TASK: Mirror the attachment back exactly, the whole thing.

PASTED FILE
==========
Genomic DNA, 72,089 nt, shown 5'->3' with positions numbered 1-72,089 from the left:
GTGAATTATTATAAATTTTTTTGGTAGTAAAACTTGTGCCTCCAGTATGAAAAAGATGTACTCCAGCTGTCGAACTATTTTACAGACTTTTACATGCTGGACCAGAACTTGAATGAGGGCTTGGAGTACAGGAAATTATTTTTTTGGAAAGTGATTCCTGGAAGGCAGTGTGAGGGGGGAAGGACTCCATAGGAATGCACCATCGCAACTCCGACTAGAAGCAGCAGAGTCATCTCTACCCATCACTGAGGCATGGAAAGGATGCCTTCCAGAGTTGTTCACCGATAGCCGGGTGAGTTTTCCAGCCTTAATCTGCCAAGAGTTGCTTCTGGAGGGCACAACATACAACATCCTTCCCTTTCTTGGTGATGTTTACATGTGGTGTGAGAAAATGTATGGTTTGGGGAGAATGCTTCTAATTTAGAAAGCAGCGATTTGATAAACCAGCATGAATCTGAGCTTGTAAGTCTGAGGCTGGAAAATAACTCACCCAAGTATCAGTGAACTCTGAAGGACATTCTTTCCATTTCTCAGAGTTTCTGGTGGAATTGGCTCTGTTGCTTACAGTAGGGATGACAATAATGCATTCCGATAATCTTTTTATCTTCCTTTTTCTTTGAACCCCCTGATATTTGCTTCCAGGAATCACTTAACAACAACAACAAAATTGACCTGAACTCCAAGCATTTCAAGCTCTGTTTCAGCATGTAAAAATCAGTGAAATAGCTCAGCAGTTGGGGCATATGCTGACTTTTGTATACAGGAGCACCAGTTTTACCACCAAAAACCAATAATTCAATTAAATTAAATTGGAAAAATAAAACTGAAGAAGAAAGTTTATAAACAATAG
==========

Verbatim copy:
Genomic DNA, 72,089 nt, shown 5'->3' with positions numbered 1-72,089 from the left:
GTGAATTATTATAAATTTTTTTGGTAGTAAAACTTGTGCCTCCAGTATGAAAAAGATGTACTCCAGCTGTCGAACTATTTTACAGACTTTTACATGCTGGACCAGAACTTGAATGAGGGCTTGGAGTACAGGAAATTATTTTTTTGGAAAGTGATTCCTGGAAGGCAGTGTGAGGGGGGAAGGACTCCATAGGAATGCACCATCGCAACTCCGACTAGAAGCAGCAGAGTCATCTCTACCCATCACTGAGGCATGGAAAGGATGCCTTCCAGAGTTGTTCACCGATAGCCGGGTGAGTTTTCCAGCCTTAATCTGCCAAGAGTTGCTTCTGGAGGGCACAACATACAACATCCTTCCCTTTCTTGGTGATGTTTACATGTGGTGTGAGAAAATGTATGGTTTGGGGAGAATGCTTCTAATTTAGAAAGCAGCGATTTGATAAACCAGCATGAATCTGAGCTTGTAAGTCTGAGGCTGGAAAATAACTCACCCAAGTATCAGTGAACTCTGAAGGACATTCTTTCCATTTCTCAGAGTTTCTGGTGGAATTGGCTCTGTTGCTTACAGTAGGGATGACAATAATGCATTCCGATAATCTTTTTATCTTCCTTTTTCTTTGAACCCCCTGATATTTGCTTCCAGGAATCACTTAACAACAACAACAAAATTGACCTGAACTCCAAGCATTTCAAGCTCTGTTTCAGCATGTAAAAATCAGTGAAATAGCTCAGCAGTTGGGGCATATGCTGACTTTTGTATACAGGAGCACCAGTTTTACCACCAAAAACCAATAATTCAATTAAATTAAATTGGAAAAATAAAACTGAAGAAGAAAGTTTATAAACAATAG